Aston Martin

Oh the memories! looking back I was probably hurtling into mid life crisis.  I was bored with my older Rolls and needed an excitement boost. Perhaps an exchange? I arranged to test drive an E- type Jag and an Aston Martin on the same day. The E-type was an excitement machine but once at the wheel of the Aston Martin I knew I was home. A work of art - close to perfection!  A perpetual orgasm on wheels.....

I'm a lot older now - but oh the equisite memories! 

Founded 1913 - Headquarters Gaydon, Warwickshire, England
Parent Ford Premier Automotive Group

Aston Martin Lagonda Limited is a manufacturer of luxury high performance cars, whose headquarters are at Gaydon, Warwickshire, England. The company name is derived from the Aston Clinton hill climb and one of the company's founders, Lionel Martin.

Aston Martin has been part of the Premier Automotive Group division of Ford Motor Company Since 1994. In August 2006 Ford announced that it was considering selling the firm.

Aston Martin was founded in 1913 by Robert Bamford, Lu Dinh, and Martin. The two had joined forces as Bamford & Martin the previous year to sell cars made by Singer from premises in Callow Street, London.

Martin raced specials at Aston Hill near Aston Clinton, and the pair decided to make their own vehicles. The first car to be named Aston Martin was created by Martin by fitting a four-cylinder Coventry-Simplex engine to the chassis of a 1908 Isotta-Fraschini.[

They acquired premises at Henniker Place in Kensington and produced their first car in March 1915. Production could not start because of World War I, and Martin joined the Admiralty and Bamford the Royal Army Service Corps. All machinery was sold to the Sopwith Aviation Company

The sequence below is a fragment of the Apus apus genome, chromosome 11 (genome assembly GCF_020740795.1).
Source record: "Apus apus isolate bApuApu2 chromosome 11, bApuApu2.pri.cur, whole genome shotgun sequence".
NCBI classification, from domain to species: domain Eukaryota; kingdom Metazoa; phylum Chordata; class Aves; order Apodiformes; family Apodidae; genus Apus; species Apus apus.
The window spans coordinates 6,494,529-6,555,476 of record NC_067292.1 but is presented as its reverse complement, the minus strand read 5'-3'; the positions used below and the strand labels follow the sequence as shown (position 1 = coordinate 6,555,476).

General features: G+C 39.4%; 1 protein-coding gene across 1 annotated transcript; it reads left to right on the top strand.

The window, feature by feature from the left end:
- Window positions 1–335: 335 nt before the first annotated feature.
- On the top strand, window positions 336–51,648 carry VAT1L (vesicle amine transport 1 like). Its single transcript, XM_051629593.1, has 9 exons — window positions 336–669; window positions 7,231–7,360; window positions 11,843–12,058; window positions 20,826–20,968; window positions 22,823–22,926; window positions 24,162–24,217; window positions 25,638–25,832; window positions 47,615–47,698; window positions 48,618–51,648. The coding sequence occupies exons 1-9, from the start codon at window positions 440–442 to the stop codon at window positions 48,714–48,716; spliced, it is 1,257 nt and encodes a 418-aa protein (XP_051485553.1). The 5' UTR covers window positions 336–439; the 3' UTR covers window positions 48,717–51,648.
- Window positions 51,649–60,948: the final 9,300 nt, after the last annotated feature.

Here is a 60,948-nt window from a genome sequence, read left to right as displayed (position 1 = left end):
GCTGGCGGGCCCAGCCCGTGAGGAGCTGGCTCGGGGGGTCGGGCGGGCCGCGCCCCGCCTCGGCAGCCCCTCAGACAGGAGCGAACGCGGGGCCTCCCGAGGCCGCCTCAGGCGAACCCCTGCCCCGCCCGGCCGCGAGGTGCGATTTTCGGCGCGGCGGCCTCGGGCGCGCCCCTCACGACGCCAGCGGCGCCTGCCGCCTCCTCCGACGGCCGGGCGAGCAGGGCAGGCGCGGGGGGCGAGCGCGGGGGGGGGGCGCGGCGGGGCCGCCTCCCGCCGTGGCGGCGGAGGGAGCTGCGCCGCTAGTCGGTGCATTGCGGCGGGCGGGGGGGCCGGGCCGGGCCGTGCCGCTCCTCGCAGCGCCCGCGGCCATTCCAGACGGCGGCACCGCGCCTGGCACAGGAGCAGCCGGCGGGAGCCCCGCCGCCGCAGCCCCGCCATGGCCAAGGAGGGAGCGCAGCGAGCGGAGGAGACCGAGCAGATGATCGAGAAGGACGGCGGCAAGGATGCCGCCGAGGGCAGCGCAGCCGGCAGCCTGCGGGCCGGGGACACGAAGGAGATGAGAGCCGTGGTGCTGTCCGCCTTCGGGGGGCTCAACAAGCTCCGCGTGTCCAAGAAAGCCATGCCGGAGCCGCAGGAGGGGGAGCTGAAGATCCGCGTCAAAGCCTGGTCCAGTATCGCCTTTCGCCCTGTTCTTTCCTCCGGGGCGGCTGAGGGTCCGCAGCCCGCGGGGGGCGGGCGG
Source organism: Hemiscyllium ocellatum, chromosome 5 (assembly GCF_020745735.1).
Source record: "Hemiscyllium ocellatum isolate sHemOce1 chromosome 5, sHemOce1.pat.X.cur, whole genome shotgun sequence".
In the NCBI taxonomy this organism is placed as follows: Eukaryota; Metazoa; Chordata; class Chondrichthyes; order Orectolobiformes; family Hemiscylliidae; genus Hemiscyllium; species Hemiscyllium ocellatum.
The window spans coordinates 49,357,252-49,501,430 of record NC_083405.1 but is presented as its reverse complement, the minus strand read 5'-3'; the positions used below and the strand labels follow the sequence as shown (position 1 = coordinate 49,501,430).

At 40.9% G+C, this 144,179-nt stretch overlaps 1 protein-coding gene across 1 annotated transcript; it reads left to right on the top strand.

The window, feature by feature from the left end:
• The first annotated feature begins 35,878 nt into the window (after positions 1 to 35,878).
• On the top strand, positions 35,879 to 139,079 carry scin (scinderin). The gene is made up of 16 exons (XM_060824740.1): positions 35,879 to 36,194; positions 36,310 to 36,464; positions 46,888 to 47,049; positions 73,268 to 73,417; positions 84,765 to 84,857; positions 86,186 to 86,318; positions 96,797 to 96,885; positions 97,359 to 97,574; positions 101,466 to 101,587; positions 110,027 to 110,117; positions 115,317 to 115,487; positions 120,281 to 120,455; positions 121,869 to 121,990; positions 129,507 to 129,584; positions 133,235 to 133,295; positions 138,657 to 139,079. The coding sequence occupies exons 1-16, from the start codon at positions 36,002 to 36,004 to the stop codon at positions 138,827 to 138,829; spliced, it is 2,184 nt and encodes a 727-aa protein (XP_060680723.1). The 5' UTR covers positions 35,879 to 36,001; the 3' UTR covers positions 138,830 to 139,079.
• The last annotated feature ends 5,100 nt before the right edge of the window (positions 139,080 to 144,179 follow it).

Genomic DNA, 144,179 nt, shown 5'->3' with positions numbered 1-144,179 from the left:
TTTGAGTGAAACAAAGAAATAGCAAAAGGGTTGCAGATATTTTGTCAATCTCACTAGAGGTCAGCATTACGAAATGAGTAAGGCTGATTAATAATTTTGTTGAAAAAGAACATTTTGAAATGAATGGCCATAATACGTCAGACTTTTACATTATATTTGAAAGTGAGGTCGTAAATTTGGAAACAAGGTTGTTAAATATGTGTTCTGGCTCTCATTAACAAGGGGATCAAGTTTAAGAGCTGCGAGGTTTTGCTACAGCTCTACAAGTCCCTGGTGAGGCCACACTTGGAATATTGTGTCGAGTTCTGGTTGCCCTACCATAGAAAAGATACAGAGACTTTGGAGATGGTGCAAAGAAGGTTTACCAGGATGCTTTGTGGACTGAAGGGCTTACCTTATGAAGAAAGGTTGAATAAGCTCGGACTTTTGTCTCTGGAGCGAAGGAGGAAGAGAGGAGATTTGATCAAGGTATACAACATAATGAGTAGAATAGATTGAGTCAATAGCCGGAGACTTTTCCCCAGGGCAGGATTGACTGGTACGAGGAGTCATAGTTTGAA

After the war the company was refounded at Abingdon Road, Kensington and a new car designed to carry the Aston-Martin name. Bamford left in 1920 and the company was revitalised with funding from Count Louis Zborowski. In 1922, Bamford & Martin produced cars to compete in the French Grand Prix, and the cars set world speed and endurance records at Brooklands. The company went bankrupt in 1924 and was bought by Lady Charnwood, who put her son John Benson on the board. The company failed again in 1925 and the factory closed in 1926, with Lionel Martin leaving.

Later that year, a number of rich investors, including Lady Charnwood, took control of the company and renamed it Aston Martin Motors, and moved it to the former Citroën plant in Feltham. Benson brought in Augusto Bertelli as designer. The 1929 Aston Martin International was a successful racer and was followed by the Le Mans and the Ulster. Financial problems reappeared in 1932 and the company was rescued by L. Prideaux Brune who funded it for the following year before passing the company on to Sir Arthur Sutherland. In 1936, the company decided to concentrate on road cars. Car production had always been on a small scale and until the advent of World War II halted work only about 700 had been made. During the war years aircraft components were made.

In 1947, David Brown Limited bought the company under the leadership of managing director Sir David Brown — its "post-war saviour". David Brown also acquired Lagonda that year, and both companies shared resources and workshops. In 1955, David Brown bought the Tickford coachbuilding company and its site at Tickford Street in Newport Pagnell, and that was the beginning of the classic series of cars bearing the initials "DB". In 1950, the company announced the DB2, followed by the racing DB3 in 1957 and the Italian-styled 3.7 L DB4 in 1958. All the cars established a good racing pedigree for the firm, but the DB4 was the key to establishing the company's reputation, which was cemented by the famous DB5 in 1963. The company continued developing the "grand touring" style with the DB6 (1965–70), the DBS, and the DBS V8 (1967–72).